My recommendation to the office administrator was to pull historical daily schedules with patient names and insurance plans, run the Cancellation and No-Show reports for the same period, and document the no-shows by the insurance carrier. After about two weeks we analyzed the data and had our answer. The exponential increase in no-shows was directly from the Medicaid plans, costing the office over $84,000 in lost revenue over two months!

The administrator and I also reviewed the current no-show process, because it had been working well prior to the spike. The current no-show process was:

• a dedicated electronic patient notification system is used
• scheduled patients are tagged with an electronic reminder notification
• the first automated appointment reminder call is scheduled for four days before the appointment
• patients have the option via the electronic reminder call to reschedule their appointment if needed
• the second appointment reminder call is scheduled two days before the appointment
• the system provides the office with an electronic version of the confirmed and non-confirmed appointments
• staff manually calls patients who do not confirm via the electronic notification system
• the third notification call is scheduled for the day before the appointment

The administrator and I composed the executive summary with the action plan and presented it to the practice’s physician owner. Upon reading the summary the physician made the executive decision to stop seeing the high no-show Medicaid plans.

With the directive of the physician/owner, the administrator communicated with the staff regarding future appointment requests from those Medicaid plans.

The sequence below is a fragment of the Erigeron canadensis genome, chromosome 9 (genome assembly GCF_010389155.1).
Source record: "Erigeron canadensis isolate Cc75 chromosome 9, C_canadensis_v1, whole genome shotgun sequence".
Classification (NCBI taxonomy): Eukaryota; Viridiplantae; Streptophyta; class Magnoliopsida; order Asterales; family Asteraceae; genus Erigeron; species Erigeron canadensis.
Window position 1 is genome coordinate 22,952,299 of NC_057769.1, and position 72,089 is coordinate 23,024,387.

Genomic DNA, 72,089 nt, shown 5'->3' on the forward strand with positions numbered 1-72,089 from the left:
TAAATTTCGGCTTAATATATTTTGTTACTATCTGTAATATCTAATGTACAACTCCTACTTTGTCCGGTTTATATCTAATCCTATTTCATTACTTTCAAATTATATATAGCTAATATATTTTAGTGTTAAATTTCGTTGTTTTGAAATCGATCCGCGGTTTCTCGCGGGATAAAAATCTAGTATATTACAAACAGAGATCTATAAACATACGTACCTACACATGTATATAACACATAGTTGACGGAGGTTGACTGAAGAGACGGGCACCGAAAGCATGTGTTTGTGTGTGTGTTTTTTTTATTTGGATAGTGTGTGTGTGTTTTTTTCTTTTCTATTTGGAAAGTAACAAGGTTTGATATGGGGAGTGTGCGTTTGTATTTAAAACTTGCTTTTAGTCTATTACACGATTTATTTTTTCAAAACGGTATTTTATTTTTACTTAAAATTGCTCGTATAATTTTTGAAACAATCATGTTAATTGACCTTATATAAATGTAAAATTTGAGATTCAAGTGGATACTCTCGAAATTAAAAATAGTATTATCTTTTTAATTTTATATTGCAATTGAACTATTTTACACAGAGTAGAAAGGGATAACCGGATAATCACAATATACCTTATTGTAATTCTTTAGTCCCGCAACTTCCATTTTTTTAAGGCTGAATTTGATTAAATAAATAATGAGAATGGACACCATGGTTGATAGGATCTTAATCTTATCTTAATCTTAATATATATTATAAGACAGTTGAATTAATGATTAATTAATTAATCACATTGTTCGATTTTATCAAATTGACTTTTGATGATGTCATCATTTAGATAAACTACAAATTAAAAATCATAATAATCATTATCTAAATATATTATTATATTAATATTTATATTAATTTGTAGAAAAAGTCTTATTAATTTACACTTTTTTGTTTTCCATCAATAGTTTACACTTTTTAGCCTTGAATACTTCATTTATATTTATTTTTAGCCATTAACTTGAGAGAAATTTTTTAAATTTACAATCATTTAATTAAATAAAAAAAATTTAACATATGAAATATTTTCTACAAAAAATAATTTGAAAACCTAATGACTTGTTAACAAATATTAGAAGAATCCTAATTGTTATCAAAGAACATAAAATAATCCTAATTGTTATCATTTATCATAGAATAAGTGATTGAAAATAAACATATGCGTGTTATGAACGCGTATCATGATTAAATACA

The no-show rate for the fourth month came in at a year low of 5%!

No Show Rate
Operational Days
Variance From Average
No Show Revenue Loss/Gain

The remainder of the year no-show trend was in the mid to high teens, nowhere near what could have been a major financial issue. As of today, the office is maintaining its historical no-show rate, the best we can expect from the patient demographics and acceptable to the physician/owner and practice administrator.

The office no-show procedure has proven to be effective and is re-evaluated quarterly or when we encounter another anomaly.

Steven Sunder is the president of Sunder Vision Solutions, providing eyecare business consulting since 1998. He has held senior executive positions in eyecare practice management with budgets higher than $10 million, and he is president of an optometric merger and acquisition company in a tri-state region. Contact him at Steve@SunderVisionSolutions.com, or visit SunderVisionSolutions.com.

Recommendations for a No-Show Procedure
You should have a no-show procedure in place.
a. Create a no-show policy
b. Include patient requirements such as:
i. Follow-up to be made by patient one month before appointment due date
ii. Create a patient appointment pop-up in practice management system if the patient does not call to make an appointment
iii. Staff to call the patient to schedule
c. Automated call to be done four days, two days and one day before appointment
d. Text can follow the same schedule
e. If patients don’t confirm, staff call x days before or call patients on the wait list to fill the schedule